Turnovers and an inability to do anything on offense sealed the Coogs' fate against Texas Tech at TDECU Stadium last Saturday. The final score makes the game look closer than it was, thanks to a pair of touchdowns the Cougars scored late in the game after Kyle Postma replaced Kyle Allen at quarterback.
The Good: The Cougar defense held its own against Texas Tech's potent offense, holding a squad that averaged 54 points over the first two games of the season to half that. Wide receiver D'Eriq King, who missed the first two games of the season due to injury, scored his first touchdown of the season. Special teams Kicker Caden Novikoff kicked a career-long 45-yard field goal. John Leday had a 47-yard kickoff return, giving the Coogs excellent field position, which the offense promptly squandered. Which brings us to...
The Bad: Where to begin? The offense was inept and ineffective for most of the afternoon. Kyle Allen had two (rather stupid) interceptions, snaps from the center to Allen were continually low (which resulted in one turnover), the receiving corps dropped too many passes, the Coogs were a pathetic 6 of 18 on third down conversions, and the running game was anemic (it says something when your leading rusher is a quarterback - Postma - who entered the game late in the fourth quarter). The Cougars turned the ball over a total of five times. While the defense played well overall, they also got their asses handed to them by the Red Raider offense on a few big plays, including a 83-yard run from scrimmage and a 77-yard touchdown pass.
The Ugly: The game was sloppy - Houston and Texas Tech combined for 21 penalties for 167 yards - and poorly-officiated. Neither defense appeared to tackle very well. Texas Tech missed two field goals and a dropped a sure touchdown pass that would have made the score worse than it actually was. Quite frankly, neither team looked like they are anything more than mediocre programs in their respective conferences.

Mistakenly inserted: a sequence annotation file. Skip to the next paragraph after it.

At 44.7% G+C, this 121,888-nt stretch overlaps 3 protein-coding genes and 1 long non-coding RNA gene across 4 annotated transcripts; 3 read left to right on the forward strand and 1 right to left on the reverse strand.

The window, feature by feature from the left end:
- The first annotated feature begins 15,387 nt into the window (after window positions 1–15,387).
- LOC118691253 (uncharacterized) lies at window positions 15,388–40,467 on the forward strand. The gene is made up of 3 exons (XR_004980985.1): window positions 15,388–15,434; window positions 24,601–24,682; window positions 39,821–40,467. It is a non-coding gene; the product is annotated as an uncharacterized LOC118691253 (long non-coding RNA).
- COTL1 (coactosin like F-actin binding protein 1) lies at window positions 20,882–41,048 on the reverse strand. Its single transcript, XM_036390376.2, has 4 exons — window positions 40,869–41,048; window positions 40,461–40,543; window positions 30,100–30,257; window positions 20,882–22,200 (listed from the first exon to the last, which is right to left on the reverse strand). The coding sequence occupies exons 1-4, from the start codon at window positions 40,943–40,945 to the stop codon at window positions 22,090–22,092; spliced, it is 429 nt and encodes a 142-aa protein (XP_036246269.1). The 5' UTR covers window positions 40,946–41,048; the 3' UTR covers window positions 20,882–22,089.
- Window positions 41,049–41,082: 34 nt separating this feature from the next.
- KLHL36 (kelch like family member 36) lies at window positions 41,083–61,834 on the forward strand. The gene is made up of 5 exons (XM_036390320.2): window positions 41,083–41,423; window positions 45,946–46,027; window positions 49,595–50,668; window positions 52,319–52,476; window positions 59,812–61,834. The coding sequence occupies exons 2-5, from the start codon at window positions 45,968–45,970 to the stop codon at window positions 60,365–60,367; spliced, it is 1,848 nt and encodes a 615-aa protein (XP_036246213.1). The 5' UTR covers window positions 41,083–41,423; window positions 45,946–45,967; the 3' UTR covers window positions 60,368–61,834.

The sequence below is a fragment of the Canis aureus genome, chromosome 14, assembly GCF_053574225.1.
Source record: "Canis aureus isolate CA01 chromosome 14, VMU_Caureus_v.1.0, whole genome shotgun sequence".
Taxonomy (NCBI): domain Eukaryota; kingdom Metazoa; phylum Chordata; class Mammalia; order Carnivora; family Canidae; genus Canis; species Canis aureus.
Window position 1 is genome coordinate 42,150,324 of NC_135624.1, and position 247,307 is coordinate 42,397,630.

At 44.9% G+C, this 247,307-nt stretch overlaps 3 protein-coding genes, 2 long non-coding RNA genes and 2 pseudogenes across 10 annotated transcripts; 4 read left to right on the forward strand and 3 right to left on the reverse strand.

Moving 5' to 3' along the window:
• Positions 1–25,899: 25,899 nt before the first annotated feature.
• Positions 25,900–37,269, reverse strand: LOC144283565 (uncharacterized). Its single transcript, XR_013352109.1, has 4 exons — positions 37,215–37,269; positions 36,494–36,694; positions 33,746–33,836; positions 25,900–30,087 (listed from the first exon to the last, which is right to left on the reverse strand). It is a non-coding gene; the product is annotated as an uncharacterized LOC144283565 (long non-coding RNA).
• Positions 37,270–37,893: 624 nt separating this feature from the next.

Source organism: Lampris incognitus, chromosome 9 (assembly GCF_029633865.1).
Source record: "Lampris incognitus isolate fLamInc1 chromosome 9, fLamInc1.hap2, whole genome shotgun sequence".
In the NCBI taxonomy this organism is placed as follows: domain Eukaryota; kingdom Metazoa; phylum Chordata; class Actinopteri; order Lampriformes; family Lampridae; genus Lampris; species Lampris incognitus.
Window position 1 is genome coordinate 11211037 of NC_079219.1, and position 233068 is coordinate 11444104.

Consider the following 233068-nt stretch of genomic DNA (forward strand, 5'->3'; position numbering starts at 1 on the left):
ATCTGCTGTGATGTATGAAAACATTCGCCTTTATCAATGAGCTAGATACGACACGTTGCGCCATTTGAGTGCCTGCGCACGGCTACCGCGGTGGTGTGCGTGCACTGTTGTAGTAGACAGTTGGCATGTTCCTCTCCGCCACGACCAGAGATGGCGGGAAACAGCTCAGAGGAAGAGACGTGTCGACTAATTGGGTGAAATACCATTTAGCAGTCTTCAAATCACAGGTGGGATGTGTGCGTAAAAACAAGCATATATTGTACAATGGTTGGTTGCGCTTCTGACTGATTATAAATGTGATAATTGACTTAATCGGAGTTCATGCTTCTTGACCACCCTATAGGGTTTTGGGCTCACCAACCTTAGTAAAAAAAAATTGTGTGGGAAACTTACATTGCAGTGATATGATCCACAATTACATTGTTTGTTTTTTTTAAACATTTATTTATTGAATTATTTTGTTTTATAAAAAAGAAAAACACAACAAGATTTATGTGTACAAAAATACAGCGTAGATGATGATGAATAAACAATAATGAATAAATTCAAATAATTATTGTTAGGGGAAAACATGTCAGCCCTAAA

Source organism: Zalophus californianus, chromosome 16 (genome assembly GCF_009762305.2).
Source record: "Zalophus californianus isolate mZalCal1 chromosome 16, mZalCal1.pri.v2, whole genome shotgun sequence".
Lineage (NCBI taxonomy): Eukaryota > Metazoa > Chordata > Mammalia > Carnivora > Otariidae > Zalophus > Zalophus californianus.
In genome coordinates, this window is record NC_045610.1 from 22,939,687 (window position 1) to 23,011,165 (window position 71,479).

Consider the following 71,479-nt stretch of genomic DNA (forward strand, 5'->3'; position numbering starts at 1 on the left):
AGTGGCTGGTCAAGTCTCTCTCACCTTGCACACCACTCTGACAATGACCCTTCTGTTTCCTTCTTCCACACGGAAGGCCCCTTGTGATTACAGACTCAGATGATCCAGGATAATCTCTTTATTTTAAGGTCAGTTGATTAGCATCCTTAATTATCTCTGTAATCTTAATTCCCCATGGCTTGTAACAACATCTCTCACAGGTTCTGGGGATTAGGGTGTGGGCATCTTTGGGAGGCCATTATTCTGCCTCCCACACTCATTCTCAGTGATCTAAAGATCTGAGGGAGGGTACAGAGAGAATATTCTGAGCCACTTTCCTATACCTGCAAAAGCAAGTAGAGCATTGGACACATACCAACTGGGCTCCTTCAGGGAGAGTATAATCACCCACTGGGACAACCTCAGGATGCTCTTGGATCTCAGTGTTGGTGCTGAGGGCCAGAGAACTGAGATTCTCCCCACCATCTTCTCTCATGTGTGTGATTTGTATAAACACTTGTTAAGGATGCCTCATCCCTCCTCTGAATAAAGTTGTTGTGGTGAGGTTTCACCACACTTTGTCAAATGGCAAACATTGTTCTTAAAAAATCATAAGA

The Really Ugly: 11 am kickoffs in September suck! Not only do they limit valuable tailgating time, but they also make for an oppressive game-watching experience. Temperatures during the game were in the low 90s, with stifling humidity, little breeze and only intermittent cloud cover. Many of the announced crowd of 36,383 (which was a good showing, by UH's historical standards, but almost certainly would have been a sellout of 40,000+ for a 6 pm kickoff) left at halftime, while thousands more crowded the shaded concourses to watch the game.
I realize that television dictates kickoffs, and that the regional exposure on ABC that Houston received during this time slot is generally good for the program. But I really wish the ESPN executives who make these decisions would make their way down here from Bristol, Connecticut to understand for themselves just how brutal these conditions really are. It's not just about fan comfort; it's about safety.
What it Means: This was a disappointing loss for many reasons: the Cougars lost to a school from a Power 5 conference, lost to a former SWC rival and in-state program with which it competes for recruits, and Houston's 16-game home winning streak is snapped. Even worse, this game exposed some real shortcomings with Houston's offense and also called in to question Kyle Allen's status as starting quarterback. How Major Applewhite and his staff address these shortcomings will say a lot about their nascent coaching abilities as well as the Coog's chances for a successful season.
Next up for the Cougars is a trip to Philadelphia to take on the Temple Owls.